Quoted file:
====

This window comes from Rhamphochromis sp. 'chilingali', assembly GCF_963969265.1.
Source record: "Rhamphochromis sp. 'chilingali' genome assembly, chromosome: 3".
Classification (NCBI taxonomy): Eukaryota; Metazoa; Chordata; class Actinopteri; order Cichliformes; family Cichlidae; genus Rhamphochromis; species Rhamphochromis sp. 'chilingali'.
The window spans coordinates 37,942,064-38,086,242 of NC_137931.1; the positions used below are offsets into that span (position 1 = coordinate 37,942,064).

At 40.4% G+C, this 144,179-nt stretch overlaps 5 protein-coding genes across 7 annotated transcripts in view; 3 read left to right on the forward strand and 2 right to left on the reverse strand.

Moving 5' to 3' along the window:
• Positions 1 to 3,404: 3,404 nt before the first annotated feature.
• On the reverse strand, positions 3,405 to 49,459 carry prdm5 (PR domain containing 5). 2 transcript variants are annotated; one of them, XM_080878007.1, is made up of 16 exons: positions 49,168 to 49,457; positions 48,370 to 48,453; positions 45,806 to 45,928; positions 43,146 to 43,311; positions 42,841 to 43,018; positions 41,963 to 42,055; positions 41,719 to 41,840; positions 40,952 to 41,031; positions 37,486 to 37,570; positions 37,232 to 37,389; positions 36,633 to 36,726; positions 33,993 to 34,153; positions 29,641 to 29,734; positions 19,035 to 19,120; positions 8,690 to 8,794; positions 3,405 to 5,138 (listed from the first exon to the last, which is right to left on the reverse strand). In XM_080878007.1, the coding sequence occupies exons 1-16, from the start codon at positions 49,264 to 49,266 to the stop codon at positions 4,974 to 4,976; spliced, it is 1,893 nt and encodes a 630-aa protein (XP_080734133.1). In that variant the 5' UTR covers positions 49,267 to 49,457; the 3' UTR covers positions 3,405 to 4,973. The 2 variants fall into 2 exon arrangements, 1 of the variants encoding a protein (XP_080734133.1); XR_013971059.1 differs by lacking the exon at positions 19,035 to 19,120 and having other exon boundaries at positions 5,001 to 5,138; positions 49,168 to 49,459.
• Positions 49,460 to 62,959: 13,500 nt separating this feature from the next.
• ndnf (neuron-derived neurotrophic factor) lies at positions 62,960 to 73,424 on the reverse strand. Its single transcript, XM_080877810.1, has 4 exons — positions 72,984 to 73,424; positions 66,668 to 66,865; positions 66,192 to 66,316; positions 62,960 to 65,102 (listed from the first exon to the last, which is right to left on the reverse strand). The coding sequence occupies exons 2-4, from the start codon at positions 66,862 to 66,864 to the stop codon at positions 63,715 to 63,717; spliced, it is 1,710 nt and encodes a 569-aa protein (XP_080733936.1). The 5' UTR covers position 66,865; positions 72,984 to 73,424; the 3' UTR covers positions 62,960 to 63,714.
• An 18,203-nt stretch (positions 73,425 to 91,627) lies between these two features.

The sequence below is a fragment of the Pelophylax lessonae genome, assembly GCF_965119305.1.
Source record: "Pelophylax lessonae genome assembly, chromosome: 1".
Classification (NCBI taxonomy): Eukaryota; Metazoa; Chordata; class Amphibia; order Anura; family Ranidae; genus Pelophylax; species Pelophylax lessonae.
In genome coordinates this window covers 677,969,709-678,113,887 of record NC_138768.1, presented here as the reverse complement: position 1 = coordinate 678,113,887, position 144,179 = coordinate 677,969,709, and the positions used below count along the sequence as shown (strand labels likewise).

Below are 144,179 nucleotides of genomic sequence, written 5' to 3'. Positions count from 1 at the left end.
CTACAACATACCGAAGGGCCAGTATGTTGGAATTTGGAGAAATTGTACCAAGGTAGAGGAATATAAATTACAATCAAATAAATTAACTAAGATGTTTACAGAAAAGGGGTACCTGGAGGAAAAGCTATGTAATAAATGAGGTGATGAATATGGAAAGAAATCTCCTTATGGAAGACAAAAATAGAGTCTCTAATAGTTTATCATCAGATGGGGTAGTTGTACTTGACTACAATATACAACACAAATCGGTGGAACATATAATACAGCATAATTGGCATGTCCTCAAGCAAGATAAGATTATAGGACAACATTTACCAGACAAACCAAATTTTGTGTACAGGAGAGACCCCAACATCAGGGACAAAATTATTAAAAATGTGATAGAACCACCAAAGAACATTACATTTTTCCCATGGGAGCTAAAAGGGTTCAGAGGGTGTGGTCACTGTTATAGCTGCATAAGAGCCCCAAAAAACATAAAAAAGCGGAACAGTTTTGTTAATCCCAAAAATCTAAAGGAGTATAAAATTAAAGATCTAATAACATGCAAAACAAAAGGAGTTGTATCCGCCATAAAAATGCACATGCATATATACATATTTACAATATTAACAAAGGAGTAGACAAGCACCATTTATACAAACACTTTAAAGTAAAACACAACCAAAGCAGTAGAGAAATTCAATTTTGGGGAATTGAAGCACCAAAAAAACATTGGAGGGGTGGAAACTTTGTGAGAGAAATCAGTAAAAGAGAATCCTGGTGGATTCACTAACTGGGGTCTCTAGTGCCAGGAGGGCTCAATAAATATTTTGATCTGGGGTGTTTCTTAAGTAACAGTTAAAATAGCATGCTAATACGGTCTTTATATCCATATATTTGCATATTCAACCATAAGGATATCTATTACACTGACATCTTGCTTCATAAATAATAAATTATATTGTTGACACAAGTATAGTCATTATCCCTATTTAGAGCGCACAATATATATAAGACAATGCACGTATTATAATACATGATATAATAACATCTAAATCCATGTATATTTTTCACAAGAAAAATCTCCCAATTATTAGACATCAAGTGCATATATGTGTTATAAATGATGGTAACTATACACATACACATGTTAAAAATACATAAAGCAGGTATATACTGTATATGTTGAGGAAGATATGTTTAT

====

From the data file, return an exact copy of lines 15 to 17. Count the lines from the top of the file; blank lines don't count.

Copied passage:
In genome coordinates this window covers 677,969,709-678,113,887 of record NC_138768.1, presented here as the reverse complement: position 1 = coordinate 678,113,887, position 144,179 = coordinate 677,969,709, and the positions used below count along the sequence as shown (strand labels likewise).

Below are 144,179 nucleotides of genomic sequence, written 5' to 3'. Positions count from 1 at the left end.
CTACAACATACCGAAGGGCCAGTATGTTGGAATTTGGAGAAATTGTACCAAGGTAGAGGAATATAAATTACAATCAAATAAATTAACTAAGATGTTTACAGAAAAGGGGTACCTGGAGGAAAAGCTATGTAATAAATGAGGTGATGAATATGGAAAGAAATCTCCTTATGGAAGACAAAAATAGAGTCTCTAATAGTTTATCATCAGATGGGGTAGTTGTACTTGACTACAATATACAACACAAATCGGTGGAACATATAATACAGCATAATTGGCATGTCCTCAAGCAAGATAAGATTATAGGACAACATTTACCAGACAAACCAAATTTTGTGTACAGGAGAGACCCCAACATCAGGGACAAAATTATTAAAAATGTGATAGAACCACCAAAGAACATTACATTTTTCCCATGGGAGCTAAAAGGGTTCAGAGGGTGTGGTCACTGTTATAGCTGCATAAGAGCCCCAAAAAACATAAAAAAGCGGAACAGTTTTGTTAATCCCAAAAATCTAAAGGAGTATAAAATTAAAGATCTAATAACATGCAAAACAAAAGGAGTTGTATCCGCCATAAAAATGCACATGCATATATACATATTTACAATATTAACAAAGGAGTAGACAAGCACCATTTATACAAACACTTTAAAGTAAAACACAACCAAAGCAGTAGAGAAATTCAATTTTGGGGAATTGAAGCACCAAAAAAACATTGGAGGGGTGGAAACTTTGTGAGAGAAATCAGTAAAAGAGAATCCTGGTGGATTCACTAACTGGGGTCTCTAGTGCCAGGAGGGCTCAATAAATATTTTGATCTGGGGTGTTTCTTAAGTAACAGTTAAAATAGCATGCTAATACGGTCTTTATATCCATATATTTGCATATTCAACCATAAGGATATCTATTACACTGACATCTTGCTTCATAAATAATAAATTATATTGTTGACACAAGTATAGTCATTATCCCTATTTAGAGCGCACAATATATATAAGACAATGCACGTATTATAATACATGATATAATAACATCTAAATCCATGTATATTTTTCACAAGAAAAATCTCCCAATTATTAGACATCAAGTGCATATATGTGTTATAAATGATGGTAACTATACACATACACATGTTAAAAATACATAAAGCAGGTATATACTGTATATGTTGAGGAAGATATGTTTAT